New analysis shows massive growth in oil sands tailings, now large enough to
cover up Vancouver 2.6 times

May 24, 2022
By: admin

New analysis shows massive growth in oil sands tailings, now large enough to cover up Vancouver 2.6 times

New analysis shows massive growth in oil sands tailings, now large enough tocover up Vancouver 2.6 times

May 24, 2022

Toronto/Edmonton | Traditional territories of the Huron-Wendat, the Anishnaabeg, Haudenosaunee, Chippewas and the Mississaugas of the Credit First Nation; Treaty Six territory and Métis Nation of Alberta Region Four –  A joint report released today by Environmental Defence (EDC) and Canadian Parks and Wilderness Society, Northern Alberta (CPAWS) provides a new analysis of the unprecedented growth of tailings in Alberta’s oil sands. Contrary to the oil industry’s claims of responsible and sustainable development, the report shows that the total tailings footprint has grown nearly 300% in the last 20 years.

Alberta’s tailings contain dangerous levels of mercury, arsenic, benzene and naphthenic acids, which are unique to the oil sands. They are known to leak into the environment, threaten the health of downstream First Nation and Métis communities and degrade the boreal forest’s biodiversity. They are especially lethal to migratory birds who land and perish in the tailings ponds.

The time series of tailings areas mapped in this report are the first of their kind to be made publicly available, as industry and government do not provide public analyses of these kinds of data. The key findings include:

  • The footprint of all tailings is now 300 square kilometers – about 2.6 times the city of Vancouver.
  • Since 1975, the tailings area has grown significantly, despite new policies aimed to reduce them. A stark increase has been seen since 2005 when the average 5-year tailings growth rate rose to 42 per cent.
  • While industry is supposed to reclaim tailings “ponds” back to their pre-disturbance state, less than 0.1 per cent of the oil sands has received a formal reclamation certificate from the provincial regulator.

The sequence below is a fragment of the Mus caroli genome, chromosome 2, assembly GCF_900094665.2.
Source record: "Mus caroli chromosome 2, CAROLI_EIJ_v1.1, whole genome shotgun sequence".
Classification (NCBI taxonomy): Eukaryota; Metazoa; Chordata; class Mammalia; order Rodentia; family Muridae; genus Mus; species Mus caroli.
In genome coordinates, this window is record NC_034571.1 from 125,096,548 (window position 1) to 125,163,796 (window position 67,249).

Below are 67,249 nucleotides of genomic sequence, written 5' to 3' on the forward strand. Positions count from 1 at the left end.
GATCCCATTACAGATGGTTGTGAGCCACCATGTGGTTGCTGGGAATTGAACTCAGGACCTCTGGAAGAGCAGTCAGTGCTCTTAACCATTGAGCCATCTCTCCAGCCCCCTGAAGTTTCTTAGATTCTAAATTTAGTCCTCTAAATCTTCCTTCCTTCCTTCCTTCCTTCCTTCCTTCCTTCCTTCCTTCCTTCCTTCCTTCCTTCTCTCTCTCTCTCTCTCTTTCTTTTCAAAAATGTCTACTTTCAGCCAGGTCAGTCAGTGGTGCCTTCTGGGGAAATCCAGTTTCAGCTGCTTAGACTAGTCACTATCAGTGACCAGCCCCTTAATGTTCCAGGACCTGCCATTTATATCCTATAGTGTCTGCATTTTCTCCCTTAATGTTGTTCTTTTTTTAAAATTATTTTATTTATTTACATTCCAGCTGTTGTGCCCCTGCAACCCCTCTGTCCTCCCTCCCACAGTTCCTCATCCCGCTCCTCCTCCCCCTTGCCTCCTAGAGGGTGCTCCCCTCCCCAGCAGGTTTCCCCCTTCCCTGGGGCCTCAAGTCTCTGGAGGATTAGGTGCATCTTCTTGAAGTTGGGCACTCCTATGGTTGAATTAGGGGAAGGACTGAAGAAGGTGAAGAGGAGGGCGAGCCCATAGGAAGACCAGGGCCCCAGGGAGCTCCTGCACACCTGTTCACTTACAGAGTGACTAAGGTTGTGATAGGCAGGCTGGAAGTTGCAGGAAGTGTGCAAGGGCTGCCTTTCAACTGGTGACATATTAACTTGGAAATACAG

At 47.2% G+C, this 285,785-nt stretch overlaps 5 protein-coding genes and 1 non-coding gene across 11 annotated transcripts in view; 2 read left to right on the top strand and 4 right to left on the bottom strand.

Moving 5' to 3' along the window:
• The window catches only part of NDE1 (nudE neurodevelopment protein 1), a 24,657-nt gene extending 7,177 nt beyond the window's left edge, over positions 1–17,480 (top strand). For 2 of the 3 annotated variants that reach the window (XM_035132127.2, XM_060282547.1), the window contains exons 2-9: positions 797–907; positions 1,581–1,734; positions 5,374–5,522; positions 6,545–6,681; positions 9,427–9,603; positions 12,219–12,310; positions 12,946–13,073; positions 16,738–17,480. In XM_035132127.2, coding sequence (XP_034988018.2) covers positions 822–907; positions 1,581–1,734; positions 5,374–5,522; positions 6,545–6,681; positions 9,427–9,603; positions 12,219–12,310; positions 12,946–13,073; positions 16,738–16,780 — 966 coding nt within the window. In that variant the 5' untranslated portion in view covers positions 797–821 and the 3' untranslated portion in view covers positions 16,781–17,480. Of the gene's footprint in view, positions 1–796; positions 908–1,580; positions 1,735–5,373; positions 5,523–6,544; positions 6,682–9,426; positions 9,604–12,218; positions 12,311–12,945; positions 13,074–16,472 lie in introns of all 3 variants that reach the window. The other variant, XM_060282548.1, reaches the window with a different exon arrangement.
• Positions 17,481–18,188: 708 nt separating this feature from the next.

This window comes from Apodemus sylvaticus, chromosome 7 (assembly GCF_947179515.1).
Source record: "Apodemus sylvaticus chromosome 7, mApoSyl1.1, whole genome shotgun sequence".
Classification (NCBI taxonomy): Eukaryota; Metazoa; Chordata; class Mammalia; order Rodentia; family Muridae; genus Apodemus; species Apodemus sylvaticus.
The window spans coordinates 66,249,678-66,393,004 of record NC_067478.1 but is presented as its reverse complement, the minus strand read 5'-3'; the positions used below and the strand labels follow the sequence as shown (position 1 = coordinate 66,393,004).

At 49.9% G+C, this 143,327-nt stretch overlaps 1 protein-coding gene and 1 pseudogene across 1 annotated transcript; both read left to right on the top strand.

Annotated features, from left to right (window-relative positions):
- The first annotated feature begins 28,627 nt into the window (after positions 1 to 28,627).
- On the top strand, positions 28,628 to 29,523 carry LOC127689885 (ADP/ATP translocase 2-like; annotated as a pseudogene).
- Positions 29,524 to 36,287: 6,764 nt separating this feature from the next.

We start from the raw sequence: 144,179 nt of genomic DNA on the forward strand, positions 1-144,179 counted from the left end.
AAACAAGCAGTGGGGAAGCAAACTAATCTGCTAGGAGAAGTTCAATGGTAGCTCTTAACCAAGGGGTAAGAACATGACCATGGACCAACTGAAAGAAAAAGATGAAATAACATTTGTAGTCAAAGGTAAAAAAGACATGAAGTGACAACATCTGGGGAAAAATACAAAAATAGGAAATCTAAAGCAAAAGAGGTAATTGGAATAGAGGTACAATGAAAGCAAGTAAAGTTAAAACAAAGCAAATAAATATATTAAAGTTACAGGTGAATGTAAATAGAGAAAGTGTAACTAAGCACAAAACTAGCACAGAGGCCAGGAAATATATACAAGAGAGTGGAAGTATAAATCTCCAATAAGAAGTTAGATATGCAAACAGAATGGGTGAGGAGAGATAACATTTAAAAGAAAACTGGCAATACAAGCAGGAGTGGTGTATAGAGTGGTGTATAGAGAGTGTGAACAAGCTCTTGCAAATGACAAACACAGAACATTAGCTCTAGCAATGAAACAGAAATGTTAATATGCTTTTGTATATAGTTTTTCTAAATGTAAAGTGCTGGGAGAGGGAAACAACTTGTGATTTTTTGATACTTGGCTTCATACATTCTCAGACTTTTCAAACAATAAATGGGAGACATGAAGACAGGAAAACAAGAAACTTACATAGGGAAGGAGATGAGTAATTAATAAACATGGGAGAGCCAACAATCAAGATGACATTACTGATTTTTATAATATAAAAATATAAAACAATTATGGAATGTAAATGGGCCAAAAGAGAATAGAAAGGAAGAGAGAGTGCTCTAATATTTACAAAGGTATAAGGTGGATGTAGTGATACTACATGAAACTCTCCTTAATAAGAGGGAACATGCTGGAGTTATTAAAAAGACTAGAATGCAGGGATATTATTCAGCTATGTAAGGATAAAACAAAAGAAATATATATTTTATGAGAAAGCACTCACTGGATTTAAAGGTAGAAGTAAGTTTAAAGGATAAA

“The alarming expansion of toxic tailings in the oil sands is a blatant example of environmental injustice in Canada and of industry’s disregard for the health of humans and ecosystems,” says Aliénor Rougeot, Program Manager at Environmental Defence.

“Oil sands tailings ponds are a runaway train right now,” says Gillian Chow-Fraser, Boreal Program Manager with CPAWS Northern Alberta. “More and more tailings ponds are created every year because of industry’s false optimism that they can reclaim as fast as they develop. They have far from demonstrated that this is even possible.”

Traditional knowledge and firsthand testimonies from impacted communities are interwoven throughout the report to showcase Indigenous knowledge on this issue. Their expertise is often disregarded in government and industry’s land management decisions despite the impact that tailings have on First Nations and Métis people and their traditional lands.

“The severity of tailings pollution warrants an immediate federally-led assessment that prioritizes the needs of downstream communities and the environment,” adds Aliénor Rougeot. “Industry alone will not responsibly manage the mess they created.”

The report calls for an end to approvals of new oil sands mines or tailings “ponds” given the lack of reclamation and environmentally safe approaches to store tailings.


  • The authors use tailings “ponds” for consistency with the term used by government and industry despite the fact that the volume of these human-made basins far surpasses what should be called a true pond.
  • The authors of the report distinguish “fluid tailings” – the fluid wastewaters – from “non-fluid tailings features” – the berms, dykes, beaches, and reclamation treatment areas. They use “all tailings” to refer to the sum of both since both are disruptive to the land and ecosystems.
  • Tailings “ponds” contain many toxic compounds, including naphthenic acids, which have been proven to disrupt aquatic ecosystems by altering their reproductive and immune systems, as well as heavy metals such as arsenic, lead, and mercury.

Media contacts

Gillian Chow-Fraser, Boreal Program Manager, CPAWS Northern Alberta
[email protected], 780-777-0715

Paula Gray, Communications Manager, Environmental Defence, [email protected], 705-435-8611


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